A giant leap

SpaceX unveiled a prototype of a rocket last week that could one day carry people to the moon or Mars and back to Earth. Elon Musk, CEO of the private spaceflight company, introduced the public to the shiny, massive Starship rocket on Saturday at a launch facility near Brownsville, Texas.

“I think we should do our very best to become a multiplanet species, and we should do it now,” he said.

Musk, who is also the entrepreneur behind the electric car company Tesla, has cast grand visions before. In 2017, he said SpaceX would take two tourists to the moon and back within a year. The trip keeps getting postponed and now has an estimated launch date of 2023.

So far, SpaceX has not sent a single human into space, but it has accomplished something no other space agency has: The first-stage booster of the SpaceX Falcon 9 rocket can make a controlled descent over land, touching down without crashing. Astronauts previously jettisoned booster rockets into the ocean. Some were fished out for reuse while others were abandoned to the seafloor.

To carry people to the moon, Musk’s Starship will need a boost from a new megarocket that SpaceX is developing called the Super Heavy. In another month or two, SpaceX plans to test the Starship on its own, shooting it to an altitude of 12 miles and then bringing it in for a landing. —Lynde Langdon

SpaceX’s Starship at the South Texas Ground Control Station in Brownsville, Texas, on Saturday

SpaceX’s Starship at the South Texas Ground Control Station in Brownsville, Texas, on Saturday Associated Press/Photo by Miguel Roberts/The Brownsville Herald

Sucked in

NASA announced last week a planet-hunting satellite had witnessed a cosmic cataclysm from the start for the first time. The Transiting Exoplanet Survey Satellite (TESS) watched a black hole tear apart a star. Scientists first observed the event, called a tidal disruption, on Jan. 29 and published a paper about it last week in The Astrophysical Journal. Astronomers have only ever observed 40 tidal disruptions, and this was the first one they spotted as soon as it began.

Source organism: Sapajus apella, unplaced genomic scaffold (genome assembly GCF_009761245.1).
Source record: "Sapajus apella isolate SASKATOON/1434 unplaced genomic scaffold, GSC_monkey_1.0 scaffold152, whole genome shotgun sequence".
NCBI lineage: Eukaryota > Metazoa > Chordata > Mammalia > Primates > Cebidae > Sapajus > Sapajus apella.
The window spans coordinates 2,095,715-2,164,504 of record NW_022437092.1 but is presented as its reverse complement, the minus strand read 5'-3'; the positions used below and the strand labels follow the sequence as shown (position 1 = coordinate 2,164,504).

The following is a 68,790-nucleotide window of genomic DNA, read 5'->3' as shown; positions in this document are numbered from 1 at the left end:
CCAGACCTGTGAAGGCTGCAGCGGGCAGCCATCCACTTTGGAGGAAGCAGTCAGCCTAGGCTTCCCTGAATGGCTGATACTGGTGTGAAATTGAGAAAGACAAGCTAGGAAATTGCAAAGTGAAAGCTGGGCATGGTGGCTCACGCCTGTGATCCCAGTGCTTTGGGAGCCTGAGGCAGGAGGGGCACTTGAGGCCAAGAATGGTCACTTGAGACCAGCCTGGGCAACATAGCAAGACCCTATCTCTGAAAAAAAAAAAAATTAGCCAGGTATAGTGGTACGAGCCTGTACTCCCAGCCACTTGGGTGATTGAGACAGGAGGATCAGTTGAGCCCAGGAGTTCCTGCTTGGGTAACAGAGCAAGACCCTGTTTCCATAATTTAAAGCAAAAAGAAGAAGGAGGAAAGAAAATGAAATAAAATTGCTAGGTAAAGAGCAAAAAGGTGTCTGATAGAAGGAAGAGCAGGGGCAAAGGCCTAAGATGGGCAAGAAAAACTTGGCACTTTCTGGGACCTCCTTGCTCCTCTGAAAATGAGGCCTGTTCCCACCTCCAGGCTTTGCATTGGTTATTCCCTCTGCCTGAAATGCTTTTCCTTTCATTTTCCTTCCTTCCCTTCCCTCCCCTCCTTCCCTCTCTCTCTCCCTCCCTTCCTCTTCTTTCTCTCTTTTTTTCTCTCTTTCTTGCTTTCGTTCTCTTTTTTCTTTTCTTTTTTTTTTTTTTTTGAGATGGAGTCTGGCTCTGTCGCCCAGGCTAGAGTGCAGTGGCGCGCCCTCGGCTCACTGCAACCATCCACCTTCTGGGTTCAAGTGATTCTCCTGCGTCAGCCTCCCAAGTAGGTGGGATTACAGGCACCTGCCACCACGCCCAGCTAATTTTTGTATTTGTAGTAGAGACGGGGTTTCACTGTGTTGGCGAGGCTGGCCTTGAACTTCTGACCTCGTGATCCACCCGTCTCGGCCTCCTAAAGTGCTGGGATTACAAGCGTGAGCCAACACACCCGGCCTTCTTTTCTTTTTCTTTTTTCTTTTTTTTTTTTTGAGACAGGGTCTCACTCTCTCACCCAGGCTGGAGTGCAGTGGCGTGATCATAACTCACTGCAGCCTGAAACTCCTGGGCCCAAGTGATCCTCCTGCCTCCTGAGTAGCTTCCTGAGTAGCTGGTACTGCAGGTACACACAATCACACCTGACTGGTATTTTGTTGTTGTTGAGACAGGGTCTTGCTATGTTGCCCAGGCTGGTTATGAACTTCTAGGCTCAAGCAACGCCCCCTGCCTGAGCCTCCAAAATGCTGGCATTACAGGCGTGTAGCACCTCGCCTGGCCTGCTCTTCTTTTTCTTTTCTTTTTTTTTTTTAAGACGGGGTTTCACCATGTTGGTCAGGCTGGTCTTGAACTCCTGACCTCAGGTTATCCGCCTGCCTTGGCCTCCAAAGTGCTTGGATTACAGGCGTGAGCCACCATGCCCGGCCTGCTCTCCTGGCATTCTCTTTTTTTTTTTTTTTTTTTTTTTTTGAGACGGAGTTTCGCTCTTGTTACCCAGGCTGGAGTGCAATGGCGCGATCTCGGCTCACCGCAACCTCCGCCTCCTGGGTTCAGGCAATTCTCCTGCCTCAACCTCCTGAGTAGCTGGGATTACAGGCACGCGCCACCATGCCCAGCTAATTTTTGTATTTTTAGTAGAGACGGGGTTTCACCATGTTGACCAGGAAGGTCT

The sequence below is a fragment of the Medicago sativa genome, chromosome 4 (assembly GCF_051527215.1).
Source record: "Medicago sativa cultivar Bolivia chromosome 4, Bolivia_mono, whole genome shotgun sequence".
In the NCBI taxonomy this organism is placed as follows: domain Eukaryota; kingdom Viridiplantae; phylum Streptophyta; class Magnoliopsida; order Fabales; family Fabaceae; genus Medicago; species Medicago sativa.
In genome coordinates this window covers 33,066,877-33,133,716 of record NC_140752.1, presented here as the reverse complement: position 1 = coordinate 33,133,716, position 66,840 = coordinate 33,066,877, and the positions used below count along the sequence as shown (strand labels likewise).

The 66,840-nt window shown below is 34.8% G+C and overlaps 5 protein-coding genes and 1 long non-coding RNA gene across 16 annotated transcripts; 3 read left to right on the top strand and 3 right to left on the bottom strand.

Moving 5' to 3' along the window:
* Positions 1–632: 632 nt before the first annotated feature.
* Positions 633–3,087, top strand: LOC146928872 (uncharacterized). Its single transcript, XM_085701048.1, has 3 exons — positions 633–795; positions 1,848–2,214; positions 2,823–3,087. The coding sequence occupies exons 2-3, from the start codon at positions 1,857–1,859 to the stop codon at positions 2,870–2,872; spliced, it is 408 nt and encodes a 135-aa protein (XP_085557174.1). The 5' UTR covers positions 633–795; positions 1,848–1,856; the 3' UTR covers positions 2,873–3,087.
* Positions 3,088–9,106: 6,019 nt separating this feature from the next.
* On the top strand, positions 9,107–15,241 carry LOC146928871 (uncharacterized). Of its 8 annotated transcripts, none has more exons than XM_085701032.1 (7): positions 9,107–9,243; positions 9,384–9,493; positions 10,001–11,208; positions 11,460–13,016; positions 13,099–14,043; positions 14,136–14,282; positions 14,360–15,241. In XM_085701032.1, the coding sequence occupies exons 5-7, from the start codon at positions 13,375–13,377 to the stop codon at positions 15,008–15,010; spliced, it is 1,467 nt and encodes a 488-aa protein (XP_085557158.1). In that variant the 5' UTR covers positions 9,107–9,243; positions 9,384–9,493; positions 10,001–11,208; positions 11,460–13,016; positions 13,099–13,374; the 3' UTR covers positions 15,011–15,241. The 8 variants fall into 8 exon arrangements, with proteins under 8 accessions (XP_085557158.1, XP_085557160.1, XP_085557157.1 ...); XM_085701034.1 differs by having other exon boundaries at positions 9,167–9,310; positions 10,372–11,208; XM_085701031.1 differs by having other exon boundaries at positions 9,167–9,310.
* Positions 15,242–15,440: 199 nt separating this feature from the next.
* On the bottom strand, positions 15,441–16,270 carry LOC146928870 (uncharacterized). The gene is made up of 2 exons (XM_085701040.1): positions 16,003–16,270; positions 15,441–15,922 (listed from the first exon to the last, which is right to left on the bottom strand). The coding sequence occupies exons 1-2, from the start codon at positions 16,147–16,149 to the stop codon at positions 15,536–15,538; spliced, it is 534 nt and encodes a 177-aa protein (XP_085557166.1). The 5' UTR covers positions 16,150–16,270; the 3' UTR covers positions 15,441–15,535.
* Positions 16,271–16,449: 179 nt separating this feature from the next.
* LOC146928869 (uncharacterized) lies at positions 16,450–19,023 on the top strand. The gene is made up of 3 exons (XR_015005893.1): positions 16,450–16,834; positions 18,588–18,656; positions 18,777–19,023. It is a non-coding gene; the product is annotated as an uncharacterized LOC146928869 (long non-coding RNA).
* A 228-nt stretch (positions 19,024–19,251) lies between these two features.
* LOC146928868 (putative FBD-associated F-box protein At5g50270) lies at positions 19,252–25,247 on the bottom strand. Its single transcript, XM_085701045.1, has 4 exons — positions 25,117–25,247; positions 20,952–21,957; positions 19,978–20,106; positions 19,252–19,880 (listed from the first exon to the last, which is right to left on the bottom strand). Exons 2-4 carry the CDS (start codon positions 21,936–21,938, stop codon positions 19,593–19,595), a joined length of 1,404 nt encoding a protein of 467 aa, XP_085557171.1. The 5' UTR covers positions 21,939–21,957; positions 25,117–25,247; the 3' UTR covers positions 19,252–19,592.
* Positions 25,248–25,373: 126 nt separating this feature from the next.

“The early TESS data allow us to see light very close to the black hole, much closer than we’ve been able to see before,” said Patrick Vallely, a co-author of the study. —L.L.

Fighting the flu

Scientists worry the flu vaccine developed for this year might not work well. The vaccine’s makers base it on the dominant strains of the virus from the previous year. The flu season wrapping up now in the Southern Hemisphere, a harbinger of what the Northern Hemisphere will face, has a few dominant strains that our vaccine doesn’t cover. Doctors still advise getting the shot because it makes the illness less severe in people who still catch the flu after getting vaccinated. —L.L.

Rachel Lynn Aldrich

Rachel is a former assistant editor for WORLD Digital. She is a Patrick Henry College and World Journalism Institute graduate. Rachel resides with her husband in Wheaton, Ill.